HomeStatementsOpinionDo Not Toss Syrian Refugees Back to the Monster

Do Not Toss Syrian Refugees Back to the Monster


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Fadel Abdul Ghany

At the start of this April, Lebanese authorities launched a still ongoing crackdown in areas of the country with a large Syrian population, which saw the detention and forced repatriation of dozens of Syrian refugees. It is an inescapable fact that those campaigns of raids, arrests and internationally outlawed forced refoulment constitute a blatant violation of Syrian refugees’ most fundamental rights, with many there unable to safely acquire official documents proving the legality of their presence in the country. Those seized in these raids have been targeted without mercy and repatriated to Syria. The Syrian Network of Human Rights (SNHR) has documented the refoulment of 168 Syrian refugees in Lebanon since the beginning of April, with almost one-third of those affected being women and children. All the victims have suffered numerous violations at the hands of both the Syrian and Lebanese armies.
The forced return of Syrian refugees by Lebanese authorities is an explicit violation of the Non-Refoulment Principle in international law, which prohibits states from repatriating refugees facing potential persecution, torture, or other serious human rights violations. The Syrian regime and its two principal allies, Iran and Russia, pose a serious threat to the lives of those forced to return to Syria. In this context, the actions of Hezbollah, which is part of the Lebanese government body, have led to the displacement of tens of thousands of Syrian refugees from Syria to Lebanon, particularly those from border areas such as al-Qusair, Madaya, and al-Qalamoun. The Lebanese group subsequently occupied the lands and seized the prosperities of those Syrians who had been displaced. How, then, can the Lebanese government rationalize the forced return of Syrian refugees after playing a part in occupying their lands and seizing their homes!?
The Syrian refugees’ right to non-refoulment should be a priority on the agendas of all upcoming Arab League meetings. The Syrian regime’s brutal mistreatment of both those who’ve remained in Syria and those returning to the country has remained unchanged since 2011, with the regime continues to perpetrate horrific violations against the Syrian people. It is an incontrovertible fact that any Syrian refugees forced to return will suffer the same persecution and criminal abuses that residents in Syria are already suffering, including arbitrary arrests, enforced disappearance, torture, lawlessness, and the encroachment of the regime’s security apparatus.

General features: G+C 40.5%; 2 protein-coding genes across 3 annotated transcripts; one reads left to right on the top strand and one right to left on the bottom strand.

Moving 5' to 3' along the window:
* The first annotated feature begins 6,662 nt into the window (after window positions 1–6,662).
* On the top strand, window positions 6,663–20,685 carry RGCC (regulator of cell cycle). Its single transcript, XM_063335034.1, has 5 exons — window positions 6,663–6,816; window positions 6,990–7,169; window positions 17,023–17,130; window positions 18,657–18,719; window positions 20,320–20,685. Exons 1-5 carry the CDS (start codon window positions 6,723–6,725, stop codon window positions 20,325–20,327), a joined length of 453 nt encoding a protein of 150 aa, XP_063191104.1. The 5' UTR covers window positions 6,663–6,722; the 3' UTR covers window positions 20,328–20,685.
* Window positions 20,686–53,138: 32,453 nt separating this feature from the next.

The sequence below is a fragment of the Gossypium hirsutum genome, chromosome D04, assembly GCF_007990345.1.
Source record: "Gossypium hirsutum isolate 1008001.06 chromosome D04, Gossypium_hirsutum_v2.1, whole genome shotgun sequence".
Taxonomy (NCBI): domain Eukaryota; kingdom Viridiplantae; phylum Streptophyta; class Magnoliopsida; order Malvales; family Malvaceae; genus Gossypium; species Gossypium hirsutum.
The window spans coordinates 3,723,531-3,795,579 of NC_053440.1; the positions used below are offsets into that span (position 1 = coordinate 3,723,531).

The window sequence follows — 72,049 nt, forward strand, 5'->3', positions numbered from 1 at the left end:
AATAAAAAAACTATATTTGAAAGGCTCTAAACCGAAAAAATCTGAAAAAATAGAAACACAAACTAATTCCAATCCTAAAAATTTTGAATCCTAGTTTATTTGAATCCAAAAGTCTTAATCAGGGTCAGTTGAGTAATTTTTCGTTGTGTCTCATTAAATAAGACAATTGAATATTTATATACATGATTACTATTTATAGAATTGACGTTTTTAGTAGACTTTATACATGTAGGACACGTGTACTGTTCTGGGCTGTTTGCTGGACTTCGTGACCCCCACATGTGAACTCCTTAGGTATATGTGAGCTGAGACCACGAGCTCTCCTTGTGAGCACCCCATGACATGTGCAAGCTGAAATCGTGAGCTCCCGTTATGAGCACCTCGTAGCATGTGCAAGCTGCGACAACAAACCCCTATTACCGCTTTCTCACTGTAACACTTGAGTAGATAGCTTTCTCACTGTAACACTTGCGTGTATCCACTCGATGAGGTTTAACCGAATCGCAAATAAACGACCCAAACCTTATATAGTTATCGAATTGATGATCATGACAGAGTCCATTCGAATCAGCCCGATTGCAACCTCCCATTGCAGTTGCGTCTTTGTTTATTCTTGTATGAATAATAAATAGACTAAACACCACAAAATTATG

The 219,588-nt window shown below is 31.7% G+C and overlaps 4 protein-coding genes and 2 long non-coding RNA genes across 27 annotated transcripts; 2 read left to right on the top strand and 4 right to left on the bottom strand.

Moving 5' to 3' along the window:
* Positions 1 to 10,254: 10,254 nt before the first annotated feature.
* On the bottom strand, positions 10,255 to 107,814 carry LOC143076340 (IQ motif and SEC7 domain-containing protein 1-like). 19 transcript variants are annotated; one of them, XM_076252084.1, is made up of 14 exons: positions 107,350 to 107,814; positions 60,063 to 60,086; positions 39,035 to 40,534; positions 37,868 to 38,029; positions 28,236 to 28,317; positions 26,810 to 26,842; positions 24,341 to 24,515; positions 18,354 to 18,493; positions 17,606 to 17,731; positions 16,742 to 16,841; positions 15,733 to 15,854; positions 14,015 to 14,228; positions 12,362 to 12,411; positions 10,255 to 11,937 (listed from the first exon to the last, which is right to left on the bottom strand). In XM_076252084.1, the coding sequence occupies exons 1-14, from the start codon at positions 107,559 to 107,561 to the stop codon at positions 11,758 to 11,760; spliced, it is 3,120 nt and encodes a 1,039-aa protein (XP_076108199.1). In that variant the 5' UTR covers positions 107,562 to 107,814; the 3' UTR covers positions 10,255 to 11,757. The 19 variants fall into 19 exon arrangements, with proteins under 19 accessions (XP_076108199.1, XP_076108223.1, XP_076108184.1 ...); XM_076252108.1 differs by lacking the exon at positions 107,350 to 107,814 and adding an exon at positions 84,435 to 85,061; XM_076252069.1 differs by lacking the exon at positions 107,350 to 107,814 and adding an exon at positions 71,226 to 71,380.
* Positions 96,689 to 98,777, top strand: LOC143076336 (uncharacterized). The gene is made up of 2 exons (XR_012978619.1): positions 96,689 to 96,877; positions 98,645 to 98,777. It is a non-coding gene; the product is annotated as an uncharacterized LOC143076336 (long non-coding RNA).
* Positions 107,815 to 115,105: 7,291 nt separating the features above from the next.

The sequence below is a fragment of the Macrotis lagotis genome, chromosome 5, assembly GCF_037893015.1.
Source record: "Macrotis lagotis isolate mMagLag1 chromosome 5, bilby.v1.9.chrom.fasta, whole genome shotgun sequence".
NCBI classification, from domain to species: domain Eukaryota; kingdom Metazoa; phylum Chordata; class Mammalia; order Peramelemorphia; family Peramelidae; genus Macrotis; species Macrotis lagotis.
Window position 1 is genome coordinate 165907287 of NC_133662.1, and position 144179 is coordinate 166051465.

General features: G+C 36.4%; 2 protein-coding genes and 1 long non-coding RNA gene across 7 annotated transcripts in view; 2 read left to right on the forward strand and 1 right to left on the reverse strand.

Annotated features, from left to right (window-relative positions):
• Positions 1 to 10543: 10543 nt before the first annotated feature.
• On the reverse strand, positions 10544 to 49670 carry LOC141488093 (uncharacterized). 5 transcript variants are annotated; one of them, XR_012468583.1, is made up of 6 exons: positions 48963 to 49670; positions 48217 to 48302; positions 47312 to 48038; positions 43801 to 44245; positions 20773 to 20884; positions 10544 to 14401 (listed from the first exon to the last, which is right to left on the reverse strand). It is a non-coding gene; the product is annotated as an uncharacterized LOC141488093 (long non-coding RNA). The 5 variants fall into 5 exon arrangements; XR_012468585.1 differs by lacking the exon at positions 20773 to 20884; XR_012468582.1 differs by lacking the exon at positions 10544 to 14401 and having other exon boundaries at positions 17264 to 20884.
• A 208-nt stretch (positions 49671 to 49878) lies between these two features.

These latest crackdowns in Lebanon are, in fact, nothing new, with Syrian refugees in the country living in constant fear of such abuses and similar campaigns of intimidation and persecution for 12 years. The Lebanese judiciary has failed to launch any investigation at all into the torture, enforced disappearance, and deaths under torture of Syrian refugees in Lebanon. This shameful situation must change and justice must be attained for these victims. Lebanon, as well as Turkey, and Jordan, must comply with international law by respecting the Principle of Non-Refoulment since this is a binding customary law, even for those states that have not ratified the 1951 Convention Relating to the Status of Refugees.
The Lebanese government bears legal responsibility for the torture, killing, enforced disappearance, and all other violations perpetrated by the Syrian regime against any refugees forced to return, in addition, of course, to the direct responsibility of the Syrian regime itself for such violations. As long as the current regime remains in power, with its current and ruthless security apparatus intact, the refoulment of Syrian refugees will remain a blatant violation of international law and a mark of shame for any country whose government forcibly deports a vulnerable group and knowingly pushes them into life-threatening danger.
This is the reality for all displaced Syrians in the countries neighbouring Syria, who live in fear of the rulers’ potential restoration of relations with the Syrian regime, which would mean their being thrown back into the regime’s murderous and malign clutches. According to the UN High Commissioner for Refugees (UNHCR), approximately half the Syrian people are either refugees or internally displaced person (IDPs); they will not return voluntarily or be able to return safely to Syria without major political changes within the ruling system there taking place beforehand.
In its most recent report released in February 2023, the Independent International Commission of Inquiry on the Syrian Arab Republic (COI) confirmed that Syria remains unsafe for the return of refugees. Therefore, the international community is long overdue to take urgent action to protect the fundamental rights of refugees. It is our duty to ensure that refugees are not returned against their will to a country where they will surely face persecution, torture, and other grave and lethal human rights violations. The international community must act urgently to prevent more violations and ensure protection and support for refugees so they can build a safe and dignified life.
The article was first published in Arabic by The New Arab on this link.


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